The #73 recruit in his high school class, Phil Booth arrived to a Villanova team that was fairly loaded in the backcourt, and as expected, did not play a huge role for the Big East championship squad as a freshman, only averaging 14 minutes per game.
One of the most efficient scorers in college basketball, Booth posted an outrageous 71% true shooting percentage, ranking #1 in that category among all draft prospects. He got better and better as the year moved on, finishing the season shooting 19/31 (61%) for 3 in the months of February and March. Watching him on film, very few of his looks were easy shots, with many coming off the dribble, from well beyond the arc, and with a hand in his face.
Booth took more off the dribble jumpers than shots with his feet set last year in fact, spectacularly hitting over 50% of his looks in both situations. Synergy Sports Technology ranks him as one of the best shooters in the NCAA, but the fairly small sample size (14 minutes per game, using 18% of his team's possessions while on the floor) makes it difficult to surmise exactly what to make of that, besides the obvious fact that we need to keep watching him moving forward.
What's clear is that Booth has unlimited confidence in his jump-shot and only needs an inch of daylight to get it off. He's near-automatic shooting the ball with his feet set, and has the unique ability to absolutely shred the defense when they elect to go underneath the screen on the pick and roll.
While he has the size to play either guard position at the college level, Booth was regularly tasked with bringing the ball up the court and getting Villanova into their offense in his small minutes on the floor. He shows the ability to make simple passes and distribute the ball unselfishly, even if his playmaking ability and especially his ball-handling still has a lot of room to improve.
Not blessed with blazing speed or overwhelming explosiveness, Booth struggles to turn the corner at times against better defenders, even if he shows some crafty ability to change speeds and get to the rim in a deliberate manner, showing nice touch on his finishes. Opposing teams are often so concerned with his deadly pull-up jumper that they have no choice but to get right into him, leaving him the option to drive to the rim more easily.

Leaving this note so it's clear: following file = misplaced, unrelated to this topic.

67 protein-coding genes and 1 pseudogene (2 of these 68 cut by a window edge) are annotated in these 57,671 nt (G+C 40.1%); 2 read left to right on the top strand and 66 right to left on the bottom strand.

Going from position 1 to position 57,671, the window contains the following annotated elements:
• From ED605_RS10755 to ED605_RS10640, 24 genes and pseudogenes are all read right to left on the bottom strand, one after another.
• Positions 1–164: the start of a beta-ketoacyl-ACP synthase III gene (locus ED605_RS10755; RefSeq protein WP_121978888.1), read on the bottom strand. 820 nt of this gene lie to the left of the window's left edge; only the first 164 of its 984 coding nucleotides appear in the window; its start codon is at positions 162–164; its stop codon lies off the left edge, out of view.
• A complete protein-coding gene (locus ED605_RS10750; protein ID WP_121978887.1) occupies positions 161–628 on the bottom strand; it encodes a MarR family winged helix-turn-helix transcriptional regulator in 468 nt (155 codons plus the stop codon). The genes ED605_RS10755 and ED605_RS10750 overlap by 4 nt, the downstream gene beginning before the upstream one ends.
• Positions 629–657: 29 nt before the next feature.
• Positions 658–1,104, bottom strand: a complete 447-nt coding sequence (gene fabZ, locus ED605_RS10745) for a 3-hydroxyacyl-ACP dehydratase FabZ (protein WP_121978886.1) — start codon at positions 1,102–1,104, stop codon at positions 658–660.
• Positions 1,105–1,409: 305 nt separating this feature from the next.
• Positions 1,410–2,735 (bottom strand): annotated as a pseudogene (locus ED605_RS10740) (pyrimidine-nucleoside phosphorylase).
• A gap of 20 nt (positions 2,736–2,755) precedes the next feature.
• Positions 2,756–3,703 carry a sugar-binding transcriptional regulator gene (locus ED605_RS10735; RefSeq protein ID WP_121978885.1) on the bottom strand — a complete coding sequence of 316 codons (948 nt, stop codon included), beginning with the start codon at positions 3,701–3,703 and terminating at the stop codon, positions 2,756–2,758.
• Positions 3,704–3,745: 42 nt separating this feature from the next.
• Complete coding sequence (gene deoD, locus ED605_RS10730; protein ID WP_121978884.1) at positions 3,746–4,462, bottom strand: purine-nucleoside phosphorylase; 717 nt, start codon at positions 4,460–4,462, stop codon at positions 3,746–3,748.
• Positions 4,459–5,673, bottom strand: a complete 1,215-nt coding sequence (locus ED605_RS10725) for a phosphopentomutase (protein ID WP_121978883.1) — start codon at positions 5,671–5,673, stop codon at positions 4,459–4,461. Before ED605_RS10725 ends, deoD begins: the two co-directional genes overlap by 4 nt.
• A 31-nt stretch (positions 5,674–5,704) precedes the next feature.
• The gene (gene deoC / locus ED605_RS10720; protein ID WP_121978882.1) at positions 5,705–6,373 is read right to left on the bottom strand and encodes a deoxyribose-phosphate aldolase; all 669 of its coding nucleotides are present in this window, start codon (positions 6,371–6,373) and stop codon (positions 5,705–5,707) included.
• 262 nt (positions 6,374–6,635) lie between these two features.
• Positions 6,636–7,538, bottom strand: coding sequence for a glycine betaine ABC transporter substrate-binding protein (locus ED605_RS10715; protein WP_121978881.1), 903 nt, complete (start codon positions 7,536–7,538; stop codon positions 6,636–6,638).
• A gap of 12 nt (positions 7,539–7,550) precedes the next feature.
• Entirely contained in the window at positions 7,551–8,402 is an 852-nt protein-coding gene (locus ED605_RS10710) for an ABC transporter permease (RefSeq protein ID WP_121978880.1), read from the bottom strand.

Defensively, Booth struggled at times as a freshman, which may partially help explain why his minutes were as limited as they were even when he was on such a shooting tear in the months of February and March. He lacks a degree of lateral quickness, getting blown by off the dribble, struggling to get through screens, and biting on fakes. While he has a nice frame, he needs to get stronger. He only forced 10 steals last season in 521 minutes, which is a very low rate for a guard.
With the arrival of McDonald's All-American point guard Jalen Brunson, and senior Ryan Arcidiacono still in the fold, it remains to be seen just how much Booth's role will increase as a sophomore. Starting shooting guard Dylan Ennis did elect to transfer, though, and with head coach Jay Wright's propensity for playing multiple ball-handlers at the same time, it's not out of the question that Booth continues to build on his promising debut campaign, particularly if he continues to shoot the ball as effectively as he did to close the year.
Microwave scorers with solid size and unlimited shooting range in Booth's mold are definitely intriguing prospects with the style of play we're seeing in today's NBA. We'll have to see what kind of role he can carve out as a sophomore and whether he can continue to improve his defense, ball-handling and playmaking ability to round out his already impressive scoring prowess.